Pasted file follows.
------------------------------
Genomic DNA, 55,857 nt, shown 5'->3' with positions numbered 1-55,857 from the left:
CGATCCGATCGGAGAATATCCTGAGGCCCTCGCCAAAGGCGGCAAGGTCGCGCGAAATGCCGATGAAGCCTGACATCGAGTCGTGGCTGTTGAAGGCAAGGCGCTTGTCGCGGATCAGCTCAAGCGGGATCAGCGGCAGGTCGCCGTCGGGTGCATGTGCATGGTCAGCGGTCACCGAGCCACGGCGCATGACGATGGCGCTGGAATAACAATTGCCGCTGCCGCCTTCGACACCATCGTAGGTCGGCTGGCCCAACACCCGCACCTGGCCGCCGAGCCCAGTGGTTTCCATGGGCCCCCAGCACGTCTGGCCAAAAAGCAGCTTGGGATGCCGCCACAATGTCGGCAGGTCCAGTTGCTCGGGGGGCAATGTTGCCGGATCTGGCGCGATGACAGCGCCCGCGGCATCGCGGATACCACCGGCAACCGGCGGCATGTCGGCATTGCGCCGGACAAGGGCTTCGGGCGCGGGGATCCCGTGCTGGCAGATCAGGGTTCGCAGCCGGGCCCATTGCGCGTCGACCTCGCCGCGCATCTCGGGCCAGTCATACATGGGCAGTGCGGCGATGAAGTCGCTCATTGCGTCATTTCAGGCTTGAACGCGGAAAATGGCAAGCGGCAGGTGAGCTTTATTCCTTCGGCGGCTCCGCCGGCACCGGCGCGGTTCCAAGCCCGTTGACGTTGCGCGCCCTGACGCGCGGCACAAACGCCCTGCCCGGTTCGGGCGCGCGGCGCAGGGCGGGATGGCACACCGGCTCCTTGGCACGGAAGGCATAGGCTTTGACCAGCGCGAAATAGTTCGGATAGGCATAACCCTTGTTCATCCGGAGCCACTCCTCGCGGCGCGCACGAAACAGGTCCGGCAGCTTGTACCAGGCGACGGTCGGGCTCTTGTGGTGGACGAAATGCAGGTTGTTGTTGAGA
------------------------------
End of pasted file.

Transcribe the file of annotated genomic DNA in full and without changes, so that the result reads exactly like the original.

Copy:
Genomic DNA, 55,857 nt, shown 5'->3' with positions numbered 1-55,857 from the left:
CGATCCGATCGGAGAATATCCTGAGGCCCTCGCCAAAGGCGGCAAGGTCGCGCGAAATGCCGATGAAGCCTGACATCGAGTCGTGGCTGTTGAAGGCAAGGCGCTTGTCGCGGATCAGCTCAAGCGGGATCAGCGGCAGGTCGCCGTCGGGTGCATGTGCATGGTCAGCGGTCACCGAGCCACGGCGCATGACGATGGCGCTGGAATAACAATTGCCGCTGCCGCCTTCGACACCATCGTAGGTCGGCTGGCCCAACACCCGCACCTGGCCGCCGAGCCCAGTGGTTTCCATGGGCCCCCAGCACGTCTGGCCAAAAAGCAGCTTGGGATGCCGCCACAATGTCGGCAGGTCCAGTTGCTCGGGGGGCAATGTTGCCGGATCTGGCGCGATGACAGCGCCCGCGGCATCGCGGATACCACCGGCAACCGGCGGCATGTCGGCATTGCGCCGGACAAGGGCTTCGGGCGCGGGGATCCCGTGCTGGCAGATCAGGGTTCGCAGCCGGGCCCATTGCGCGTCGACCTCGCCGCGCATCTCGGGCCAGTCATACATGGGCAGTGCGGCGATGAAGTCGCTCATTGCGTCATTTCAGGCTTGAACGCGGAAAATGGCAAGCGGCAGGTGAGCTTTATTCCTTCGGCGGCTCCGCCGGCACCGGCGCGGTTCCAAGCCCGTTGACGTTGCGCGCCCTGACGCGCGGCACAAACGCCCTGCCCGGTTCGGGCGCGCGGCGCAGGGCGGGATGGCACACCGGCTCCTTGGCACGGAAGGCATAGGCTTTGACCAGCGCGAAATAGTTCGGATAGGCATAACCCTTGTTCATCCGGAGCCACTCCTCGCGGCGCGCACGAAACAGGTCCGGCAGCTTGTACCAGGCGACGGTCGGGCTCTTGTGGTGGACGAAATGCAGGTTGTTGTTGAGA